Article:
oh yawn. the biggest and best thing that has happened to music over the last few decades is it's decentralization. Top 40 is not as culturally invasive as it once was, and that is a good thing. That's the whole point of major labels trashing about in fits of trying to stay relevant. We have shifted beyond the monolithic and that doesn't mean Rock is dead, just that rock must now share the stage with a veritable pantheon of other music trather than just 2 or 3 other possibilities.

And yeah the majority of rock and/or roll was/is as derivative back in the day as it (or ANY genera) is today. nihil novi sub sole
posted by edgeways at 8:45 AM on April 3, 2012 [2 favorites]


Punk rock died when the first kid said "punk's not dead, punk's not dead"
posted by borges at 8:46 AM on April 3, 2012 [2 favorites]


I don't care if rock is dead. I do however think that the Mick Jagger and Steven Tyler should stop wearing spandex in public. That shit is just wrong.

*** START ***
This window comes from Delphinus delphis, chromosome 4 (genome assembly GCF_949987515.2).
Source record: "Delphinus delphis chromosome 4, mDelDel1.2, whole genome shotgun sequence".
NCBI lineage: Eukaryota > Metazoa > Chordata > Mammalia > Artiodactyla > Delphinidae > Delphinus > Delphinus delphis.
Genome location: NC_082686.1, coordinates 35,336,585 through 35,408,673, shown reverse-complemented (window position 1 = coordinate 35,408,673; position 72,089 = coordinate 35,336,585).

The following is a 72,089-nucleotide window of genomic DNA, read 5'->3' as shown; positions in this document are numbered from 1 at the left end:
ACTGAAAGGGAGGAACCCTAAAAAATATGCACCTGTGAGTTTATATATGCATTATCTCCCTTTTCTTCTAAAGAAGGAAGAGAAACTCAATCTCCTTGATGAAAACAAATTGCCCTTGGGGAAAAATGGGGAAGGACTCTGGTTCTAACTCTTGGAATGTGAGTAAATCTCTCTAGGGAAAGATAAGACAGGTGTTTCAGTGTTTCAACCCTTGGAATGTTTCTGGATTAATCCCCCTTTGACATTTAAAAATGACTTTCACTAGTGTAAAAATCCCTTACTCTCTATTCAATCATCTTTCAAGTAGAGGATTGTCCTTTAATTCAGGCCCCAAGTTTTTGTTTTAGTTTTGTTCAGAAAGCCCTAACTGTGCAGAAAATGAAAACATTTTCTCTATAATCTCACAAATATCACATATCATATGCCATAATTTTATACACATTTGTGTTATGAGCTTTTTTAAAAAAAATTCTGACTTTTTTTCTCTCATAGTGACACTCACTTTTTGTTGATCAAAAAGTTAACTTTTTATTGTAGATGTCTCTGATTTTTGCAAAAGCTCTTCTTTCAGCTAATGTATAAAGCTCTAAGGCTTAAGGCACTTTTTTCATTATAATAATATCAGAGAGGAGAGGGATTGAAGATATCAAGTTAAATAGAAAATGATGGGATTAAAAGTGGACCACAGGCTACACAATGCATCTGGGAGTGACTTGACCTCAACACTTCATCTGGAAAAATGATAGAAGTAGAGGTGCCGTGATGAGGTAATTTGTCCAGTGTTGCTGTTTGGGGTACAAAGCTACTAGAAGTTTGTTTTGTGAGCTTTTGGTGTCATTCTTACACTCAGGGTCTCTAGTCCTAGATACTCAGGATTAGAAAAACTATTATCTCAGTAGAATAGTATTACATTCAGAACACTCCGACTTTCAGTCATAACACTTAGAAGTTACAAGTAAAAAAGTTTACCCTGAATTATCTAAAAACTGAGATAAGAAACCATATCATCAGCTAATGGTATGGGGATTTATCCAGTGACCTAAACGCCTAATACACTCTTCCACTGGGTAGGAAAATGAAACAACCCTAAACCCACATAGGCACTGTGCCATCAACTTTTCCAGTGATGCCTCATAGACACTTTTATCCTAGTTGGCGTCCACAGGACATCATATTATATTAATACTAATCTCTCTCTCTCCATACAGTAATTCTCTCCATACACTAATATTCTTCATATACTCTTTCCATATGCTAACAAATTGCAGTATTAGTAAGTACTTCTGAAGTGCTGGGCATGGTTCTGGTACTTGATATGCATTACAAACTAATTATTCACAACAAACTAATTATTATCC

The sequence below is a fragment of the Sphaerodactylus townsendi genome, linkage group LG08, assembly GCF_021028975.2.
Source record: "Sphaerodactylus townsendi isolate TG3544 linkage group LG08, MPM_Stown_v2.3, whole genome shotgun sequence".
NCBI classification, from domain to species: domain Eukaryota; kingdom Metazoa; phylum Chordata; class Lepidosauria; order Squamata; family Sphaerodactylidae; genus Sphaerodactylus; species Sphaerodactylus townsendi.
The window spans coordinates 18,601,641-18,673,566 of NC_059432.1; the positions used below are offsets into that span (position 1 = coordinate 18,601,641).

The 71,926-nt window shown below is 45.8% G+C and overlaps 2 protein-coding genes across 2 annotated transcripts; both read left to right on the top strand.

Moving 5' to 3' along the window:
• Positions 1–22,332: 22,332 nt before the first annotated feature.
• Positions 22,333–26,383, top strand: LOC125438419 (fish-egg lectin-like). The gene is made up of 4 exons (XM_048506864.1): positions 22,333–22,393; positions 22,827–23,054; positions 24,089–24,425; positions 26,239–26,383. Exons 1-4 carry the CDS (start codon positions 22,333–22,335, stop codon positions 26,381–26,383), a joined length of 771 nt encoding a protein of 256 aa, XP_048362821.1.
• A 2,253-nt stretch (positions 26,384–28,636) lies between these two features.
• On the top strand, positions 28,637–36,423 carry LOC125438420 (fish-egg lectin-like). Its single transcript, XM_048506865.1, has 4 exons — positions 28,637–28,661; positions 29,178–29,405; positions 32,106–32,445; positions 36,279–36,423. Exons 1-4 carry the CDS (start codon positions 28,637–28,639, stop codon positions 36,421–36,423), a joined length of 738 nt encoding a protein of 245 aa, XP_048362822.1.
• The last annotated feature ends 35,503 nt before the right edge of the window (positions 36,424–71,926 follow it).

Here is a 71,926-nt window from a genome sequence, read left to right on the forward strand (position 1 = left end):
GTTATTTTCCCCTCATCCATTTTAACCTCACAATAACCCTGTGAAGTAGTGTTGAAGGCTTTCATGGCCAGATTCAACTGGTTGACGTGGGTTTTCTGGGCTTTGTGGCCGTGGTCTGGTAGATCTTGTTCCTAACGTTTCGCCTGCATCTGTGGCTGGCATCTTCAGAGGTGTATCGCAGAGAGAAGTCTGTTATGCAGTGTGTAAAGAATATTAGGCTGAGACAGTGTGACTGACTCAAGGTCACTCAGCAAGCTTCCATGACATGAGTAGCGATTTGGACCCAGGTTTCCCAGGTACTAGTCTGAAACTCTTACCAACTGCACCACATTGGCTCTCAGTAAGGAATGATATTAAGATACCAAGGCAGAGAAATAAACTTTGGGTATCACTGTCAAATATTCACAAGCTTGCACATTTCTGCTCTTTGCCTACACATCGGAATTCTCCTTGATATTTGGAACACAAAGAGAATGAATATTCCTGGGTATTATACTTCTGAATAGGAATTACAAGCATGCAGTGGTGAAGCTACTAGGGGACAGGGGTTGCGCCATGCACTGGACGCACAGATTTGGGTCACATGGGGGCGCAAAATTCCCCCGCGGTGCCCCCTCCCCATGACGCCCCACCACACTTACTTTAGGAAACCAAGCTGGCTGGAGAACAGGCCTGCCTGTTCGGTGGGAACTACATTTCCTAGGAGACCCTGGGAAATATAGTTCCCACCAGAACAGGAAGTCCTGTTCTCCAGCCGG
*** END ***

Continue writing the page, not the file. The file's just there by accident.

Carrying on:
posted by dejah420 at 8:46 AM on April 3, 2012 [4 favorites]



We have dubstep now - what do we need those other "musics" for ?
posted by Pogo_Fuzzybutt at 8:46 AM on April 3, 2012 [2 favorites]




People are just done pretending that it is the only genre.

Yeah a lot of it is just lazy labeling. Nobody acts like disco and dubstep are the same genre even though they are both dance music, but for some reason a band like Sleigh Bells still gets to be in the same "rock" genre as Pink Floyd. The article in the post goes as far to say that all new music produced today gets included in the "Rock n Roll" tent, which is pretty silly. And most of the other points in the article would have been just as valid in the 80s pointing out Frank Sinatra still being popular and talking about cassette tapes and whatnot. Music is always changing in some ways and always rooted in the past in other ways.
posted by burnmp3s at 8:49 AM on April 3, 2012 [1 favorite]


No more dead than the last time this article was written.
posted by maryr at 8:50 AM on April 3, 2012 [5 favorites]


The Rolling Stones became famous by touring the world ripping off the traditions of the black pioneers who invented rock and roll but never got credit for it. So what the fuck is different now?

Well, see, Jack White pretended his wife was actually his sister, so, uh... new ballgame?
posted by robocop is bleeding at 8:50 AM on April 3, 2012 [2 favorites]


Oh, and.
posted by dirtdirt at 8:52 AM on April 3, 2012